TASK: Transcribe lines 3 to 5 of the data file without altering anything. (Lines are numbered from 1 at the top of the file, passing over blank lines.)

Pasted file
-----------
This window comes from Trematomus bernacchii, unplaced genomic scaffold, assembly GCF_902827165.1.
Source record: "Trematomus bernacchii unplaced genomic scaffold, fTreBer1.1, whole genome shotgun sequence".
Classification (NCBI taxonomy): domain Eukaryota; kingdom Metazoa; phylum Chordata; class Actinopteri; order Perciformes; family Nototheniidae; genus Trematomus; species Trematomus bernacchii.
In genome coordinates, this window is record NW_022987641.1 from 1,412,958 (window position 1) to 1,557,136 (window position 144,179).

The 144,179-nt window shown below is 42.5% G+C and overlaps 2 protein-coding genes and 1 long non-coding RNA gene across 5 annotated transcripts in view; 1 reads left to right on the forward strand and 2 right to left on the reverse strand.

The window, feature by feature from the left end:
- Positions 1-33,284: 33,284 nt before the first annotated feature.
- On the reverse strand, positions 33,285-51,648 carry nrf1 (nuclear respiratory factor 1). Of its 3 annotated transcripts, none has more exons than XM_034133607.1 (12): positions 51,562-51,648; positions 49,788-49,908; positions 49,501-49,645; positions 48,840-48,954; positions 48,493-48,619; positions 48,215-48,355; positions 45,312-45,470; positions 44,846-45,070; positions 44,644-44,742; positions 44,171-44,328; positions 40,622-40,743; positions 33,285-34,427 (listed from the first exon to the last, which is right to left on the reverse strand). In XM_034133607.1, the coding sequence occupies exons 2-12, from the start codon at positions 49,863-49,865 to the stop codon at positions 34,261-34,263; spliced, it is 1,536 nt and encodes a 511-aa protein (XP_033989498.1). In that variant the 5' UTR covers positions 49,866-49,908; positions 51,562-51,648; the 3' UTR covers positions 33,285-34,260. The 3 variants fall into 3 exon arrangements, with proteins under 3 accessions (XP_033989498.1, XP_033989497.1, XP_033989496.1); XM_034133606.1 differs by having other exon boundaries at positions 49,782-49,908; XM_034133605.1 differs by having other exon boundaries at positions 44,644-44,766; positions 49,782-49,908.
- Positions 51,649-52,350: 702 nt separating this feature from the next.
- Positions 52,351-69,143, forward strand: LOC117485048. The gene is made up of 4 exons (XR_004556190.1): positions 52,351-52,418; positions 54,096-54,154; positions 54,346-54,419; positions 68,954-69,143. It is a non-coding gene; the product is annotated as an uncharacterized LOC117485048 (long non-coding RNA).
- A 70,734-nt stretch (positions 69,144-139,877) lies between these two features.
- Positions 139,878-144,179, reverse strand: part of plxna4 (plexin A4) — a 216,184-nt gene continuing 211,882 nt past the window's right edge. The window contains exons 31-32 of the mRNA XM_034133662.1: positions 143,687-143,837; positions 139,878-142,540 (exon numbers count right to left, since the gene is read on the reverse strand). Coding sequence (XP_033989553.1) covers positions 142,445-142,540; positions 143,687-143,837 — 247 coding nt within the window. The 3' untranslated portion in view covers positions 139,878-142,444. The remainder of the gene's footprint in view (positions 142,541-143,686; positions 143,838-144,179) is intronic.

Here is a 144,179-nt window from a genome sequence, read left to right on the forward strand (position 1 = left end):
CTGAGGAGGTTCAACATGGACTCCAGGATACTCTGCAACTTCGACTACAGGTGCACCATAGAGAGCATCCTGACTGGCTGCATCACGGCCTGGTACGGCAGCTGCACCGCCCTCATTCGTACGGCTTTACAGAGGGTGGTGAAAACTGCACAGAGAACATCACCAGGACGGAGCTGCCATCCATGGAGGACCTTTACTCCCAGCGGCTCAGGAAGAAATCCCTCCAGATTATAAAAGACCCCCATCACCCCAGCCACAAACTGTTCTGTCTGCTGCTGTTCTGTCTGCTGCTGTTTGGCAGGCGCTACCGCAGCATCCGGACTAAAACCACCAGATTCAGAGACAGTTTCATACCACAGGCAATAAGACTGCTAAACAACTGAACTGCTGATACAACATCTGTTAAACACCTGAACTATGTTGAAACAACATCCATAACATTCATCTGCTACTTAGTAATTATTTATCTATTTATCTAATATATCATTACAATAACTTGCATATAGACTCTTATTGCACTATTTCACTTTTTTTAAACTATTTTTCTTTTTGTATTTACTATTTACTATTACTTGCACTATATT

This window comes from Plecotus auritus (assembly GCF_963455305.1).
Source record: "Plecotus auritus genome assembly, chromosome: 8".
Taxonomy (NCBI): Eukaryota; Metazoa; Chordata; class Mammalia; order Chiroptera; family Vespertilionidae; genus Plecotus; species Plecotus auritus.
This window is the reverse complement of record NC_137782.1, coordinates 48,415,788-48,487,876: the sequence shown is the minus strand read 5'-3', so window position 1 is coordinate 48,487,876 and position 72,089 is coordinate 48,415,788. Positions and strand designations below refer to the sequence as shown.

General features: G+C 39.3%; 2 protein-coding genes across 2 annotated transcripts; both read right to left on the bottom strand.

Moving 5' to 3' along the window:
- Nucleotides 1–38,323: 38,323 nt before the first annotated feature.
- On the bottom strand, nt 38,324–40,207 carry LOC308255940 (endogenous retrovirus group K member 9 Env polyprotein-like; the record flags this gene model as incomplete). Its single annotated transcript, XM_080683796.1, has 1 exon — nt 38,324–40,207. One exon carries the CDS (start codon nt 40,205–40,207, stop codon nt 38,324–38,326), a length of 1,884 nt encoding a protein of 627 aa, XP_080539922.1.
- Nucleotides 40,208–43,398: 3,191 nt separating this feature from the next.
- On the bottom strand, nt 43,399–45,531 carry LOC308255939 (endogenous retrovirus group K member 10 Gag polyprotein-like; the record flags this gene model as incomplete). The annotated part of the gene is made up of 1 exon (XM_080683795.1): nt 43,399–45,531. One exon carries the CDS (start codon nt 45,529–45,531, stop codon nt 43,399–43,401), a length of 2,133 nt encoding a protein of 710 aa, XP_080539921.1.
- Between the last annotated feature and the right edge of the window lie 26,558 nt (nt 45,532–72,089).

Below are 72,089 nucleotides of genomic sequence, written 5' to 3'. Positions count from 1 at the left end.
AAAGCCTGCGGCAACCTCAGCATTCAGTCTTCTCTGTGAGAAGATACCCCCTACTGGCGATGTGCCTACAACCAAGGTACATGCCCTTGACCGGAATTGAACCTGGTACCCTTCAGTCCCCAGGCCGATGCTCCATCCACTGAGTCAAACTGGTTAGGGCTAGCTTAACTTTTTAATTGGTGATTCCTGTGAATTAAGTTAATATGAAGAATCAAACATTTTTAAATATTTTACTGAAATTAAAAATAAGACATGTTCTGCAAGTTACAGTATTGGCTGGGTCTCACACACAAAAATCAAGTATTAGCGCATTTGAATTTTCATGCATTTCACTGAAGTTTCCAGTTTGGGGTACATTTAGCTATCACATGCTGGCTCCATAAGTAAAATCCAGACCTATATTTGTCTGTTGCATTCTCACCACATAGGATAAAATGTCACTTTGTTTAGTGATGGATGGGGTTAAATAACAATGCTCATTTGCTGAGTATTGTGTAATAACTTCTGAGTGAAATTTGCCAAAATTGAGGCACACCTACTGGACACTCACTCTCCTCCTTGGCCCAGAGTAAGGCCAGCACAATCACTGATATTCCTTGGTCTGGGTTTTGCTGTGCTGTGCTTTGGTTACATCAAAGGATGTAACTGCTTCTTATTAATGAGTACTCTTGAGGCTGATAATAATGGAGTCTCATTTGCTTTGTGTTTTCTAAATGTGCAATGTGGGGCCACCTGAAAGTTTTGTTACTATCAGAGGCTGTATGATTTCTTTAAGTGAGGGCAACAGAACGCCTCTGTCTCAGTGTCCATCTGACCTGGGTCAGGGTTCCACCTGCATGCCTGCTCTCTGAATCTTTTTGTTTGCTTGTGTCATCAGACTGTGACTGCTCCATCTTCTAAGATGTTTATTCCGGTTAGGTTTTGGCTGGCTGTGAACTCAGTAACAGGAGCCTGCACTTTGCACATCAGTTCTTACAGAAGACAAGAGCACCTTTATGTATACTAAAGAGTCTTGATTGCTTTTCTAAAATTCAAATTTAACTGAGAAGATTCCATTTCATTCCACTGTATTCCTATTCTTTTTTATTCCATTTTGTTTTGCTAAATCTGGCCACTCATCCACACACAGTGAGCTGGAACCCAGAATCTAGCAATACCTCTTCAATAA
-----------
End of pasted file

Classification (NCBI taxonomy): domain Eukaryota; kingdom Metazoa; phylum Chordata; class Actinopteri; order Perciformes; family Nototheniidae; genus Trematomus; species Trematomus bernacchii.
In genome coordinates, this window is record NW_022987641.1 from 1,412,958 (window position 1) to 1,557,136 (window position 144,179).

The 144,179-nt window shown below is 42.5% G+C and overlaps 2 protein-coding genes and 1 long non-coding RNA gene across 5 annotated transcripts in view; 1 reads left to right on the forward strand and 2 right to left on the reverse strand.